I haven't seen it before; I just use it to save space, because I think the standard symbol is disproportionately big. Do you think its meaning is obvious? Do you consider it wrong?
     
  13. CDRIVE

    CDRIVE Hauling 10' pipe on a Trek Shift3

    4,960
    652
    May 8, 2012
    Kris, have you been texting? :p
    After beating up the new guy I'd be accused of nepotism if I said that was OK. ;)
    Send it off to the IEEE to see if they'll accept it. Hey, if they say it's OK who am I to argue?

    Chris

    PS. Yeh, Darlingtons do take up real estate.
     
  14. (*steve*)

    (*steve*) ¡sǝpodᴉʇuɐ ǝɥʇ ɹɐǝɥd Moderator

    25,496
    2,837
    Jan 21, 2010
    I'd probably wonder if it was some strange sort of transistor I hadn't seen before.

    However, I'm not too much against drawing it as a normal transistor and then adding a note somewhere that it's a darlington.

    Another approach I've seen used (with some special MOSFET-like devices) is to place them in a square rather than a circle.

    Drawing a darlington is probably just as complex as drawing a mosfet with a body diode. And we often don't draw the body diode (to simplify the drawing?)
     
  15. KrisBlueNZ

    KrisBlueNZ Sadly passed away in 2015

    8,393
    1,271
    Nov 28, 2011
    Thanks Chris and Steve for the feedback.

    I'll create a new symbol that shows both transistors but doesn't take up a huge amount of space.
     
  16. medic

    medic

    7
    0
    Aug 8, 2013
    Hey that's a good thought! I used a double diode as I imagined it would protect each source from the other, but I guess the latch will never be higher than the button source (battery).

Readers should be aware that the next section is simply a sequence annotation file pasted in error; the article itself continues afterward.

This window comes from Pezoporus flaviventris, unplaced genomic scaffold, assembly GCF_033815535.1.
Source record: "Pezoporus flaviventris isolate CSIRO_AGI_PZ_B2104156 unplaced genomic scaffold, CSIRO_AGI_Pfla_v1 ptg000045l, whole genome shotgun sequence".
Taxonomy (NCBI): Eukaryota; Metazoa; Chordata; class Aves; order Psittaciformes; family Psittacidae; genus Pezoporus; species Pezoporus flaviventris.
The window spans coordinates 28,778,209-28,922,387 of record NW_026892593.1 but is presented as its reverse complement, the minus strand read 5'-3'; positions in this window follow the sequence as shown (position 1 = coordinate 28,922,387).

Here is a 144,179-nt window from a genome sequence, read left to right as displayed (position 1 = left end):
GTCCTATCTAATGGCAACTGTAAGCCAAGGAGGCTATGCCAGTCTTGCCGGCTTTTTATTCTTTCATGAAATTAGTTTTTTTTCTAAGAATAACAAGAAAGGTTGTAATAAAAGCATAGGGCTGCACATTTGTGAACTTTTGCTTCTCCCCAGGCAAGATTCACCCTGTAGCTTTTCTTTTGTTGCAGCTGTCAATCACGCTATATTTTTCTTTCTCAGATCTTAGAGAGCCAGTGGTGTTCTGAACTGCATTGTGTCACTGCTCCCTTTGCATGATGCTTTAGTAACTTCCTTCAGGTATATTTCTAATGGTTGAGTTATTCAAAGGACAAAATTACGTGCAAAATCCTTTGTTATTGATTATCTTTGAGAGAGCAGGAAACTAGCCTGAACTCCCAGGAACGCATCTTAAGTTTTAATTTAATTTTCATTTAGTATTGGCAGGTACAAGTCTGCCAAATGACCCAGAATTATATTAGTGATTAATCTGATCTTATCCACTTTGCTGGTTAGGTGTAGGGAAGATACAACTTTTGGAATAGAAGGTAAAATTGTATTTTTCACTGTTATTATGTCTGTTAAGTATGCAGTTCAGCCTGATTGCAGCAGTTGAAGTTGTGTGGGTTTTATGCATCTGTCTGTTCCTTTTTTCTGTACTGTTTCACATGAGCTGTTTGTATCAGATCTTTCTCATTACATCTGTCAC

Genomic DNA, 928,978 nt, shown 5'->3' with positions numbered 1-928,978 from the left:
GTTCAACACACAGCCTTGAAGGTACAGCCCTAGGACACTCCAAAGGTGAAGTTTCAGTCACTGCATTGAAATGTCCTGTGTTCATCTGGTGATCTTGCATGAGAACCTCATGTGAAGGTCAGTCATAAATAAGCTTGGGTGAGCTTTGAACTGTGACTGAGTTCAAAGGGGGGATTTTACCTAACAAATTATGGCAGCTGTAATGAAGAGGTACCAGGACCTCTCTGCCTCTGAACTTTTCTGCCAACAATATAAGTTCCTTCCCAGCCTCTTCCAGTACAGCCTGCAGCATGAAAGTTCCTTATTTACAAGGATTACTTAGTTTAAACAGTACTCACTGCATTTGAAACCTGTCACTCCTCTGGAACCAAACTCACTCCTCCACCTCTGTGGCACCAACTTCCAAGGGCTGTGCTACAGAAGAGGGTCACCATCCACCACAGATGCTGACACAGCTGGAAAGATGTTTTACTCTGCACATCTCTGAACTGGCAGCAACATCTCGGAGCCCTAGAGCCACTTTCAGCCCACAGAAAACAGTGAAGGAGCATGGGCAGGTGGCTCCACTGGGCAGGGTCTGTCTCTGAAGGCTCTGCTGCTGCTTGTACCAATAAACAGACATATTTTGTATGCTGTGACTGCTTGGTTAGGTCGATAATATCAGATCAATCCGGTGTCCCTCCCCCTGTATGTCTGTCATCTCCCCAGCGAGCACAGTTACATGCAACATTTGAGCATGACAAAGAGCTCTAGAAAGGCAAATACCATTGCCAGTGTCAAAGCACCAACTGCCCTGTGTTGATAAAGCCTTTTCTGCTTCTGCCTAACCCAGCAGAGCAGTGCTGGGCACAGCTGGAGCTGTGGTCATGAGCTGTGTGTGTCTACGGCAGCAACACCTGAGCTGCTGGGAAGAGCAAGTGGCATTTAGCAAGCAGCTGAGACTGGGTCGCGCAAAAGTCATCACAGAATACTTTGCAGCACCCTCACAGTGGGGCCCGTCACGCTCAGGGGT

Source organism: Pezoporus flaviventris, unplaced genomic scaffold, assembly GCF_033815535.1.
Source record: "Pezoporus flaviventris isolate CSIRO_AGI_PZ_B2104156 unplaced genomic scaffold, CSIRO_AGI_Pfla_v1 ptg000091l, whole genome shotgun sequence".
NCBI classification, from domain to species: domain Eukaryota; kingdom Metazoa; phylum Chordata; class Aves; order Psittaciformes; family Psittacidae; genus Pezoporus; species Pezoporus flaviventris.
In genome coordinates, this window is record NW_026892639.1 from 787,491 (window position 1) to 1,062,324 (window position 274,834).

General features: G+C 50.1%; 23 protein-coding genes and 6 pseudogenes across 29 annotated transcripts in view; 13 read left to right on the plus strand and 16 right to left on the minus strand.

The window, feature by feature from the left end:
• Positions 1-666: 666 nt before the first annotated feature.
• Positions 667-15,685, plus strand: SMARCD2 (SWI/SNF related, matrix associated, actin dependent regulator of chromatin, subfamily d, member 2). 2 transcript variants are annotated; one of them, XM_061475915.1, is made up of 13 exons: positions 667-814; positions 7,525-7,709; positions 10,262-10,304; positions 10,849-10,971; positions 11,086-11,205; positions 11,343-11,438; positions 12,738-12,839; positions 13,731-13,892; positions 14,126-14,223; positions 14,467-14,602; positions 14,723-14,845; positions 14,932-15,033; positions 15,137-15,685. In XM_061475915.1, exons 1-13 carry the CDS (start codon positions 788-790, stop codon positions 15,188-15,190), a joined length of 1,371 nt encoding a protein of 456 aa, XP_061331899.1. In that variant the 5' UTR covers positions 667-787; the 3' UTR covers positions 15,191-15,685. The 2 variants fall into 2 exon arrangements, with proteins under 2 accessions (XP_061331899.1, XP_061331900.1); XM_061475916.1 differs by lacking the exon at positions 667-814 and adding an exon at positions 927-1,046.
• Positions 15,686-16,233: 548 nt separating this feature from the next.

I did solve my BJT problem (not grounding CE). It turns out the 2N3904 left 39mV on the CE pin when the base was at 5V, this was enough to keep the Vreg on. I played around in Multisim with other diodes and ended up with a DTC114EET1G which did properly ground CE and has pre-bias resistors build in saving on soldering and baord space.

    Thanks to all for comments, much appreciated and learned along the way.
     
  17. KrisBlueNZ

    KrisBlueNZ Sadly passed away in 2015

    8,393
    1,271
    Nov 28, 2011
    But you said earlier:
    (Highlighting mine.)

    39 mV is pretty low - low enough to be considered "low" by every discrete semiconductor and IC that I've ever heard of. And it's a lot lower than the minimum low threshold of the CE pin on that IC. So you haven't explained what the problem was.
     
  18. medic

    medic

    7
    0
    Aug 8, 2013
    Shoot... your right, I had read that as 25mV. So it's still a mystery why the NPN wont ground that pin against a 10K pull up...
     
Ask a Question
Want to reply to this thread or ask your own question?
You'll need to choose a username for the site, which only take a couple of moments (here). After that, you can post your question and our members will help you out.
Electronics Point Logo
Continue to site
Quote of the day

-